April 12, 2018; New York Times
Even as the Department of Justice was cutting funding to orient detainees to their legal rights in deportation actions, US District Judge Manuel Real ruled that the Department cannot deny federal funding to jurisdictions that refuse to order police to cooperate with immigration agents.
The lawsuit filed by the City of Los Angeles argued that it had been presented with “an untenable choice: Commit to participating in federal civil immigration investigation and enforcement efforts, or sacrifice funds for public safety and community policing.”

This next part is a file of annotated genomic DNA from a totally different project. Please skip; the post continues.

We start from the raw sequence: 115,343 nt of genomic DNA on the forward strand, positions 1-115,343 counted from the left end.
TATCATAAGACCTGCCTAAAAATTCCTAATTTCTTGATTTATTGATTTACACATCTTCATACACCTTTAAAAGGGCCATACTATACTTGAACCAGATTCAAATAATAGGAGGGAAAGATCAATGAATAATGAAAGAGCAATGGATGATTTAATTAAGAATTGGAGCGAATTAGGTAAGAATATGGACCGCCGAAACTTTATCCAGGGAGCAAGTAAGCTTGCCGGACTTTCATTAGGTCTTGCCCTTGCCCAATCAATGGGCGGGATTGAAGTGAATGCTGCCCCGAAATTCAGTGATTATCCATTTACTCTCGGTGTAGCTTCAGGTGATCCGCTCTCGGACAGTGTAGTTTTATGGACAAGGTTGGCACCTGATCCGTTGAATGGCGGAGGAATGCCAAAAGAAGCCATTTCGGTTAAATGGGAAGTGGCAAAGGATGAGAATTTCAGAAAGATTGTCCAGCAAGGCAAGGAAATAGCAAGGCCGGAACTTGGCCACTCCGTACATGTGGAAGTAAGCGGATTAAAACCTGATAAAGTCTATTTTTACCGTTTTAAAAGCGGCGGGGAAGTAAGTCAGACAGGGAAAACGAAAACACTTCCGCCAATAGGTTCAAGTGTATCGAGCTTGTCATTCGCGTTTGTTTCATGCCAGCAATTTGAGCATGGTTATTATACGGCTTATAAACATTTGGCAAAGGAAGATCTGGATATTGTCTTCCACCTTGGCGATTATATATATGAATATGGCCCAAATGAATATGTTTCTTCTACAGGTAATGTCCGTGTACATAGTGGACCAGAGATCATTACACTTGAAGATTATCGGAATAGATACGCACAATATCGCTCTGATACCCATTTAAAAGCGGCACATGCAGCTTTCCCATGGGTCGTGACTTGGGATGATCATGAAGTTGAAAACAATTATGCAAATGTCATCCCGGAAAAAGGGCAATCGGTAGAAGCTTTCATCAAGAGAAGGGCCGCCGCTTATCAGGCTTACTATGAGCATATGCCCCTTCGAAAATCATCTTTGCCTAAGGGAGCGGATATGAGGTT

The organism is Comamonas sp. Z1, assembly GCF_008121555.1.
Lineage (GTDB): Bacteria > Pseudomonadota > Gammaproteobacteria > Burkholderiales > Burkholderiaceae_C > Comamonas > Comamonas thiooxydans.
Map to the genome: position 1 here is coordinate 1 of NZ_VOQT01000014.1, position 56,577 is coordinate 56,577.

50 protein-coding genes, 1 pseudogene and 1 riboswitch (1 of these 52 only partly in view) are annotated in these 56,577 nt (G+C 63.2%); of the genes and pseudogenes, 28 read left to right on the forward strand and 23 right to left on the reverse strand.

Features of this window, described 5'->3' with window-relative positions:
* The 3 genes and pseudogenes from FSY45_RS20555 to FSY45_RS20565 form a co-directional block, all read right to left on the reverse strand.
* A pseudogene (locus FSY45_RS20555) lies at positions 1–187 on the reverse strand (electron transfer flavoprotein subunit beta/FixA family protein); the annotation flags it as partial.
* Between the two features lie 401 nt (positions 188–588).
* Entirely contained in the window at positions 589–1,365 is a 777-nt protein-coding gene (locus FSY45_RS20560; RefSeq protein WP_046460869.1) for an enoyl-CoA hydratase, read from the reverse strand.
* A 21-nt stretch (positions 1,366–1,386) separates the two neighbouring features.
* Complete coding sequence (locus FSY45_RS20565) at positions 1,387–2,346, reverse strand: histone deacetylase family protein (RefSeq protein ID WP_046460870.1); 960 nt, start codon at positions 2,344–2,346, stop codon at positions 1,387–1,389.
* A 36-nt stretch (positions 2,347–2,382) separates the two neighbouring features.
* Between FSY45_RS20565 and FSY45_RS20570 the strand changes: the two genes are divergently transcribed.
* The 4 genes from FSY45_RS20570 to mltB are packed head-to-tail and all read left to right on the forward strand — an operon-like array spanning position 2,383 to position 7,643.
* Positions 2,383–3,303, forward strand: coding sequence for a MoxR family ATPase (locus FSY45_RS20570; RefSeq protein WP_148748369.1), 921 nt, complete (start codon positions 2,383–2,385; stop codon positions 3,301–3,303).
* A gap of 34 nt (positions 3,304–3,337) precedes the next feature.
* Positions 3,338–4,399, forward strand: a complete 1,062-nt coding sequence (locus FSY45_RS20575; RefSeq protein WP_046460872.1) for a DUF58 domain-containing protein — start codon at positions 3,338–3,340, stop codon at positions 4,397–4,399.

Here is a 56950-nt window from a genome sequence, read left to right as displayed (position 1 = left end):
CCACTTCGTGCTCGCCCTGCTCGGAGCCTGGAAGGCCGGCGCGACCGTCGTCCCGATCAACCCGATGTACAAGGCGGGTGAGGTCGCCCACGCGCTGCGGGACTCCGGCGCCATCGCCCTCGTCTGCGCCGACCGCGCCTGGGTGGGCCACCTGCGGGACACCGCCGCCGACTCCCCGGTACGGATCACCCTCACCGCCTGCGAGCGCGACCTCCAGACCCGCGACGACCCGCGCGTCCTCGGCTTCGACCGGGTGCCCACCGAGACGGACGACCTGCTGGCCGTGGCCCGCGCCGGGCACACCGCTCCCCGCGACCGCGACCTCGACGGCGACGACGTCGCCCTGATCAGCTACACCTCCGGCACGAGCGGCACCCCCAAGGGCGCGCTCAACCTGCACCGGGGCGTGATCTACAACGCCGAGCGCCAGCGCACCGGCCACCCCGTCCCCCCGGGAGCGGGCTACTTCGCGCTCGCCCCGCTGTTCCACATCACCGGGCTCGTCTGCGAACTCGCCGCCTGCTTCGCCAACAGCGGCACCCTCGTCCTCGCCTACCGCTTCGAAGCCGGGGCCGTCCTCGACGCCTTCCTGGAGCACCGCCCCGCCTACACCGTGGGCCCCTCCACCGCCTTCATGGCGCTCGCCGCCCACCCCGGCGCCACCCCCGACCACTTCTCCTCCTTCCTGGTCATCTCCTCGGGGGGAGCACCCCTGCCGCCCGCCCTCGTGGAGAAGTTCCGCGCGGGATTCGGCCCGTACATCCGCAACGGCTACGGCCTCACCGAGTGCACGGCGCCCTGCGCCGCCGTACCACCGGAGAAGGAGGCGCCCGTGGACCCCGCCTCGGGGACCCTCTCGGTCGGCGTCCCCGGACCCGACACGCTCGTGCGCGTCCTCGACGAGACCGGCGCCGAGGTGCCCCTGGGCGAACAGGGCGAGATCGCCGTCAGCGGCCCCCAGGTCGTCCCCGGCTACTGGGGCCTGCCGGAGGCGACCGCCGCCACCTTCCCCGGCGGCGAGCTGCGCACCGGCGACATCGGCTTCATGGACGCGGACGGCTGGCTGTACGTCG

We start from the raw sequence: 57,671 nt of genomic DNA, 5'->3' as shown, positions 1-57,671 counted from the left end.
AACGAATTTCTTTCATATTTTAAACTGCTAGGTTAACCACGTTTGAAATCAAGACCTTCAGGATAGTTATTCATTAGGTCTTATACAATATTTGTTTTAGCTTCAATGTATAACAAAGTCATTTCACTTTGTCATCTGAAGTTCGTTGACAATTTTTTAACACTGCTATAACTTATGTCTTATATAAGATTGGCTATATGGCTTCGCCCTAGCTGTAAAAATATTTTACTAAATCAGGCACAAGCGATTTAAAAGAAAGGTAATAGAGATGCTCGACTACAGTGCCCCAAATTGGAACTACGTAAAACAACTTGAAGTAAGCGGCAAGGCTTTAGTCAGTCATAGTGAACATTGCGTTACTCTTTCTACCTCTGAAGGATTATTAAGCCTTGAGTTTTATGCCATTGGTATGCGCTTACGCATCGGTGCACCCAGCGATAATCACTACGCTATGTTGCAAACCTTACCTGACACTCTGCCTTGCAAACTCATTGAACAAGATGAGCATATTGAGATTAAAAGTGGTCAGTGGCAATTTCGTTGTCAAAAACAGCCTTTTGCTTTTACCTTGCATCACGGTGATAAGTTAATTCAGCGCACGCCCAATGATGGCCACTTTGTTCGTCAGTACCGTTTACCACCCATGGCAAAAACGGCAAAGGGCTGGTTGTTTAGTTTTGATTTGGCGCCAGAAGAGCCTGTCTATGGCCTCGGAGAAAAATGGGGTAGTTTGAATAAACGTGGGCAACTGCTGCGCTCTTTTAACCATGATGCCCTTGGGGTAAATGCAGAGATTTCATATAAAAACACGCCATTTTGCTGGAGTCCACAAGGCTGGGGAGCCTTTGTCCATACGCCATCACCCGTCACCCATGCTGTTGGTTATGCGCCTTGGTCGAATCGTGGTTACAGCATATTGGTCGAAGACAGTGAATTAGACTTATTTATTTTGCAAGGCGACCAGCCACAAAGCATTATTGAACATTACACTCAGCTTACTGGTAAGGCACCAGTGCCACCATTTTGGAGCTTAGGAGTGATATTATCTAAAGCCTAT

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But Judge Real ruled that the withholding of funds “upset the constitutional balance between state and federal power by requiring state and local law enforcement to partner with federal authorities.” He also said that the spending decision was not in the DOJ’s purview, but in the hands of Congress.
Mike Feuer, the Los Angeles city attorney, called the ruling, a permanent national injunction against the DOJ’s punitive use of access to funding, “yet another dagger in the heart of the administration’s efforts to use federal funds as a weapon to make local jurisdictions complicit in its civil immigration enforcement policies.” On the other hand, DOJ spokesperson Devin M. O’Malley called the ruling “overbroad” and promised an appeal.—Ruth McCambridge